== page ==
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Iran’s Ferocious Return to the Belligerent Policies of the Revolution’s Early Days - 25.09.22

The country’s new President, Ebrahim Raisi, is cracking down on women, arming Russia, and playing hardball with the U.S. on nuclear diplomacy by Robin Wright for the New Yorker.

Mahsa Amini, a twenty-two-year-old Kurd who was visiting relatives in Tehran this month, had raven hair that draped over her shoulders and ran long down her back. A music lover who worked in a clothing store, she liked taking pictures blowing the wispy seeds off a dandelion clock. Like so many Iranian women four decades after the Revolution, she was wearing the compulsory hijab, or head scarf, loosely over her head as she emerged from the subway with her younger brother, Kiarash, on September 13th. Some of her hair showed. With no warning, Iran’s morality police nabbed her for wearing “unsuitable attire.” She was bundled off to a reëducation center that instructs women how to comply with the Islamic Republic’s strict dress code. The police told her brother that she would be released later that night. She wasn’t.

The next picture of Amini, released via social media, showed her on a ventilator in a Tehran hospital. She was in a coma; her head was bloodied. Three days after her arrest, she was declared brain-dead. At first, the government claimed that she had died of a heart attack. Then it released a video showing her in the reëducation classroom, walking across the aisle, beginning to faint, then collapsing onto the ground. Her family claimed that she had been healthy; they charged that she suffered head injuries from being beaten by the police. “The cause of the accident is clear as day,” Amini’s uncle told an Iranian media outlet. “What happens when they grab girls and stick them in the car with such ferocity and terror? Do they have the right? They know nothing about Islam, nor humanity.”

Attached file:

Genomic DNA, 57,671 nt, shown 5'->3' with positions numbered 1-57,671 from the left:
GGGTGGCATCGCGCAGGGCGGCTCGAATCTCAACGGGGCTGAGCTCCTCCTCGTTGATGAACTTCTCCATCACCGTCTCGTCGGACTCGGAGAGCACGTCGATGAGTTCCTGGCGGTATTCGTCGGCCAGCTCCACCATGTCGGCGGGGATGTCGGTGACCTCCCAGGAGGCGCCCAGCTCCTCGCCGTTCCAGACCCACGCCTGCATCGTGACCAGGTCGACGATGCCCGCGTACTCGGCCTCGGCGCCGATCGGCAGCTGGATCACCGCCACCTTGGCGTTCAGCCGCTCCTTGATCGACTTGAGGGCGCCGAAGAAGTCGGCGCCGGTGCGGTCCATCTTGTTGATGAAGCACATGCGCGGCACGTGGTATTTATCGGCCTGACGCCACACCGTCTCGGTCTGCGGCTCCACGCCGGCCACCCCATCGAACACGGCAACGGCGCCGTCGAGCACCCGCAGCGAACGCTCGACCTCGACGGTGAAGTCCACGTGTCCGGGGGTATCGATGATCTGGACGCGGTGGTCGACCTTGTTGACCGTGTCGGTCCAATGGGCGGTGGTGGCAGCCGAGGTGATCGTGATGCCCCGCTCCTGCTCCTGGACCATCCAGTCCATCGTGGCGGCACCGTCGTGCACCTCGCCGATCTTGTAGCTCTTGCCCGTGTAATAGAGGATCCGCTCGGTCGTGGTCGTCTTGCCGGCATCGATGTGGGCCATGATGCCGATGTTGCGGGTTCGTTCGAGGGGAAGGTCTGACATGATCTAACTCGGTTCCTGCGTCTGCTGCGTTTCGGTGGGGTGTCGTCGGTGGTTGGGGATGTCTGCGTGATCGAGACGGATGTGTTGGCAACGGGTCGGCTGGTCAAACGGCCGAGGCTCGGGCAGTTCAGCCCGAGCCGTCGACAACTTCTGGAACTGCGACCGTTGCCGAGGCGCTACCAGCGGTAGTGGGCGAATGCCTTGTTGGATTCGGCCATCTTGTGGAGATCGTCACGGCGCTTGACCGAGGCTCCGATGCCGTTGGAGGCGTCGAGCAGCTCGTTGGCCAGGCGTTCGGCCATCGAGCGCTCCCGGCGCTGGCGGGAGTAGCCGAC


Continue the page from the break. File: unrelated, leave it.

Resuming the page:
News of Amini’s death lit the fuse of long-smoldering dissent in Iran. Protests ignited in Tehran and Saqez, her home town in the Kurdish northwest, then spread across eighty cities during the next week. Women burned their hijabs in public bonfires. Others—in groups and alone—posted videos showing themselves cutting their hair almost to the scalp. In major cities and small towns, thousands of women and men gathered to wave posters with Amini’s photo and to demand change—over more than hijab. “Death to the oppressor!” crowds roared. Some dared to call for the death of Ayatollah Ali Khamenei, who has been Iran’s Supreme Leader since 1989. Police tried to contain the crowds with tear gas and pellet guns. Ten days after Amini’s death, at least thirty protesters had been killed—some accounts put the number much higher—in the worst protests in Iran since 2019. One of them was a sixteen-year-old boy, the BBC reported.

Protests spread across the Middle East, then to Europe and North America. A candlelight vigil was held in Los Angeles, and demonstrators demanding the resignation of President Ebrahim Raisi rallied outside the U.N. in New York. Four topless members of Femen—with “Women, Life, Freedom” painted in big black letters across their chests—raised their fists outside the Iranian Embassy in Madrid. Women cut off their hair, in sympathy, in a Berlin protest. Police scuffled with protesters outside the Iranian Embassy in Athens.

Amid the growing international outcry, Raisi arrived at the U.N. General Assembly in New York—his first trip to the United States, and his début at the world body—full of his own fury. During a fiery address to the U.N., he angrily waved a large photograph of General Qasem Soleimani, the commander of the Revolutionary Guards’ notorious Quds Force, who was assassinated in a drone strike ordered by President Donald Trump in 2020. Raisi called for Trump to be tried for the murder as “a service to humanity, so that from now on, cruelty will be silenced, and justice will prevail.”

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Iran’s Ferocious Return to the Belligerent Policies of the Revolution’s Early Days - By Ro
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Amid nationwide protests, government loyalists gathered at a counter-demonstration and President Raisi vowed a crackdown. Photograph by Morteza Nikoubazl / NurPhoto / Getty

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